Researchers at Tel Aviv University (TAU) say they have unravelled the metastatic mechanism of melanoma, the most aggressive of all skin cancers.
According to a paper published Monday in the journal Nature Cell Biology, the scientists discovered that before spreading from the epidermis — the outer layer of the skin where the disease originates — to other organs, a melanoma tumor sends out tiny vesicles containing molecules of microRNA. These cause morphological changes in the dermis — the inner layer of the skin — to prepare it to receive and transport the cancer cells. The researchers also found chemical substances that can stop the process and are therefore promising drug candidates.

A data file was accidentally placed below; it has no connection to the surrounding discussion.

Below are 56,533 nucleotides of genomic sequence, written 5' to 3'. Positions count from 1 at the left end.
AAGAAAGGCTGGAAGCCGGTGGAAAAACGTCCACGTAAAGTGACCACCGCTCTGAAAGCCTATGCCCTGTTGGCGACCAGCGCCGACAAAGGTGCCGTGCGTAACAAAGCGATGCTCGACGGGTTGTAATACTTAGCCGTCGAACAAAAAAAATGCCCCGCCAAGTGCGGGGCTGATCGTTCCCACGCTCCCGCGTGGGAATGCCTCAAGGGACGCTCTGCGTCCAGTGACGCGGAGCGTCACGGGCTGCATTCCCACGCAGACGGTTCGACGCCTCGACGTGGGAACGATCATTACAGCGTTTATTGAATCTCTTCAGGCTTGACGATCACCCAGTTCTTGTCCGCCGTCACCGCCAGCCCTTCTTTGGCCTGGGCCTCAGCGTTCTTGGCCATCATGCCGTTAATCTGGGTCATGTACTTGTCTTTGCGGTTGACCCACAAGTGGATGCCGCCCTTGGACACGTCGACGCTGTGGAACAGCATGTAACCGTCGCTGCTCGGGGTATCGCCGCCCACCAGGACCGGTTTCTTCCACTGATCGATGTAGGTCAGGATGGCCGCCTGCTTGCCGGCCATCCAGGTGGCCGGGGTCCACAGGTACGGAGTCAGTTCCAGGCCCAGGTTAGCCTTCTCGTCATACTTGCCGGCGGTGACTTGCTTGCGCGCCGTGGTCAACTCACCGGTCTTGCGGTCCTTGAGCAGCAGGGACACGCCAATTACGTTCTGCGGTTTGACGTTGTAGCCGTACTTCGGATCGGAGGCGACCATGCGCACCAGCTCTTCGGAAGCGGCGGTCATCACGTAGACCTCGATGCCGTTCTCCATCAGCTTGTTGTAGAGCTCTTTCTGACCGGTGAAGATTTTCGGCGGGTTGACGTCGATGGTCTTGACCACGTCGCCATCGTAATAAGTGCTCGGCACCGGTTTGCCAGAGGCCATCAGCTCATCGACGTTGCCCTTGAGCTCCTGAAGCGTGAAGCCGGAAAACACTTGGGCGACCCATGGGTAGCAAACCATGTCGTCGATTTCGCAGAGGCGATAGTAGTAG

“The threat of melanoma is not in the initial tumor that appears on the skin, but rather in its metastasis — in the tumor cells sent off to colonize in vital organs like the brain, lungs, liver and bones,” said research leader Dr. Carmit Levy of the Department of Human Molecular Genetics and Biochemistry at the TAU’s Sackler School of Medicine. “We have discovered how the cancer spreads to distant organs and found ways to stop the process before the metastatic stage.”
Read the full article at Times of Israel